Academic journal article
By Griffith, David
Human Organization , Vol. 65, No. 3
Fishers must constantly make inferences about the location, abundance, quality, and distribution of the resource. These inferences are derived from indirect observation and sampling. Every time a fisher sets out a net, hook, or trap, he/she is sampling the water for the resource, which can then be related to proxies such as water conditions, underwater environments and topography, weather, and catch characteristics.
Carlos García Quijano (2006) Resisting Extinction: The Value of Local Ecological Knowledge for Small-scale Fishers in Southeastern Puerto Rico. PhD Dissertation, Anthropology, University of Georgia, Athens, Georgia.
The day before I began writing this, with my good friends Manuel Valdés Pizzini and Carlos Garcia Quijano, I visited a Villa Pesquera-a fishing association-on the northwest coast of Puerto Rico, in the municipality of Aguadilla. It was El Dia de St. Juan Bautista (the day of St. John the Baptist) and the fishing families congregating at the Villa were taking advantage of the bustling tourist traffic to market fresh tuna, dolphinfish, and yellowtail and mutton snapper. Like many of the fishing communities profiled in this issue, Aguadilla's have had to deal with several natural, social, economic, and political forces in recent years, many of which seem far beyond their control. Imports of low-cost seafood, the destruction of mangroves, coral reefs, and other habitats, coastal industrial and real estate development, gentrification, and declining fish stocks are only a few of the external problems distressing fishing communities at the same time increasing fuel and other expenses and new and old fishery regulations dart in and out of fishers' strategies, nibbling at the substrates of their livelihoods.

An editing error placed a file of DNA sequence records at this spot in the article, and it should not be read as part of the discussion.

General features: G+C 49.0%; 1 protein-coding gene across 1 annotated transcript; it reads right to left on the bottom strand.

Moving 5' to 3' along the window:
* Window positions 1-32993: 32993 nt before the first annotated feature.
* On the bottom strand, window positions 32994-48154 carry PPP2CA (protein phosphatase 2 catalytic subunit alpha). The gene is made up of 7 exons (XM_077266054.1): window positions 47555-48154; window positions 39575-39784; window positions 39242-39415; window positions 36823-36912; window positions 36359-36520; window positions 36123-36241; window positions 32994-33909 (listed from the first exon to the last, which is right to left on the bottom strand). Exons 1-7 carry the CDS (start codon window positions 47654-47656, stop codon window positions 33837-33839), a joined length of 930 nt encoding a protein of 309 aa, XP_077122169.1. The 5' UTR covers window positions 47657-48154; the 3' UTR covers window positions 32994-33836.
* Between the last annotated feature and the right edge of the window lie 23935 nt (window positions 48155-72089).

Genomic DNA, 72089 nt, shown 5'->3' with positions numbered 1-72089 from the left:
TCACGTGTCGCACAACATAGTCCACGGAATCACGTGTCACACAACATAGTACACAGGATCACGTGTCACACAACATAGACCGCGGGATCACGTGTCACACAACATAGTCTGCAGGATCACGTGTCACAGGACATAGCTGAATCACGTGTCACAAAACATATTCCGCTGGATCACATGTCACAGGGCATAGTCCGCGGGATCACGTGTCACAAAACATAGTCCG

The authors that NOAA anthropologist Lisa Colburn has assembled together for this special issue of Human Organization recognize that fishing in North America and much of the world today reaches far beyond the technologies and strategies of humans pursuing fish and shellfish; that NOAA acknowledges this by expanding its social scientific base from an exclusive reliance on economists to one more open to anthropological and sociological analyses reflects this improved understanding. Just as some early social scientists often embraced, uncritically, suspect models of economists and fishery biologists, migrating toward the mistakes of modernization theory, today some NOAA economists and even a few marine biologists are looking to anthropology and sociology for clues about how to profile and represent fishing communities accurately, understanding that ecosystems include human dimensions and that concepts like Maximum Sustainable Yield lose their power when applied to fishing strategies that include shifting among many species and combining shore-based jobs with fishing over the course of fishers' lives. Economists I know and economists I have read have begun to understand that the cultural significance of fishing communities often outweighs their economic significance, and that to value fishing communities with reference only to their contributions to the gross national product is as silly as valuing the quality of employment across the United States with reference to employment at Wal-Mart. …